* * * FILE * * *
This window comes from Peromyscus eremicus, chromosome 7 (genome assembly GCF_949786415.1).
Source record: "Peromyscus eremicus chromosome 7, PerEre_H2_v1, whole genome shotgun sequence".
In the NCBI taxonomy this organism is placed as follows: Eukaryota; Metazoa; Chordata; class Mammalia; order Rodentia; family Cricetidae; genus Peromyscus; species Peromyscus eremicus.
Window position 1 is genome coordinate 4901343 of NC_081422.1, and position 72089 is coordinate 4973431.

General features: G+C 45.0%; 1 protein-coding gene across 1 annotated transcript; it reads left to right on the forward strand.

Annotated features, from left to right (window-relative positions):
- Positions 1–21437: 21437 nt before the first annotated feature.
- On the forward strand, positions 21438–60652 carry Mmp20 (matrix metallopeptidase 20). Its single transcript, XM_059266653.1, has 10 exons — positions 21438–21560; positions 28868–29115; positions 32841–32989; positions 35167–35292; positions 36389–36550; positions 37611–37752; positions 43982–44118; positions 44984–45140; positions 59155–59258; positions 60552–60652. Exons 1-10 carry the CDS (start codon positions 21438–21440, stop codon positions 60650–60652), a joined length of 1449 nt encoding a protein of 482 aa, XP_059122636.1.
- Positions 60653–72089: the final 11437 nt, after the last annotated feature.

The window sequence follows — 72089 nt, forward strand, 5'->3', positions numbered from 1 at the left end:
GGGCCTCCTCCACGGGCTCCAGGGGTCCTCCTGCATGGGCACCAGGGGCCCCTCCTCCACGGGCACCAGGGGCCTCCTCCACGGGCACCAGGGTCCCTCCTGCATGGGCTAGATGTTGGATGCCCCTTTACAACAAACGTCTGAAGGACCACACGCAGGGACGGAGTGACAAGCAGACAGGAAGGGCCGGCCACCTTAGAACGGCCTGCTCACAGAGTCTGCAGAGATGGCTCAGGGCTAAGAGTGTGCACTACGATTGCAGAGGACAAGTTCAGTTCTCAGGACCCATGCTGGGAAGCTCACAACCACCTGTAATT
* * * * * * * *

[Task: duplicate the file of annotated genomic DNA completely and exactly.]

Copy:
This window comes from Peromyscus eremicus, chromosome 7 (genome assembly GCF_949786415.1).
Source record: "Peromyscus eremicus chromosome 7, PerEre_H2_v1, whole genome shotgun sequence".
In the NCBI taxonomy this organism is placed as follows: Eukaryota; Metazoa; Chordata; class Mammalia; order Rodentia; family Cricetidae; genus Peromyscus; species Peromyscus eremicus.
Window position 1 is genome coordinate 4901343 of NC_081422.1, and position 72089 is coordinate 4973431.

General features: G+C 45.0%; 1 protein-coding gene across 1 annotated transcript; it reads left to right on the forward strand.

Annotated features, from left to right (window-relative positions):
- Positions 1–21437: 21437 nt before the first annotated feature.
- On the forward strand, positions 21438–60652 carry Mmp20 (matrix metallopeptidase 20). Its single transcript, XM_059266653.1, has 10 exons — positions 21438–21560; positions 28868–29115; positions 32841–32989; positions 35167–35292; positions 36389–36550; positions 37611–37752; positions 43982–44118; positions 44984–45140; positions 59155–59258; positions 60552–60652. Exons 1-10 carry the CDS (start codon positions 21438–21440, stop codon positions 60650–60652), a joined length of 1449 nt encoding a protein of 482 aa, XP_059122636.1.
- Positions 60653–72089: the final 11437 nt, after the last annotated feature.

The window sequence follows — 72089 nt, forward strand, 5'->3', positions numbered from 1 at the left end:
GGGCCTCCTCCACGGGCTCCAGGGGTCCTCCTGCATGGGCACCAGGGGCCCCTCCTCCACGGGCACCAGGGGCCTCCTCCACGGGCACCAGGGTCCCTCCTGCATGGGCTAGATGTTGGATGCCCCTTTACAACAAACGTCTGAAGGACCACACGCAGGGACGGAGTGACAAGCAGACAGGAAGGGCCGGCCACCTTAGAACGGCCTGCTCACAGAGTCTGCAGAGATGGCTCAGGGCTAAGAGTGTGCACTACGATTGCAGAGGACAAGTTCAGTTCTCAGGACCCATGCTGGGAAGCTCACAACCACCTGTAATT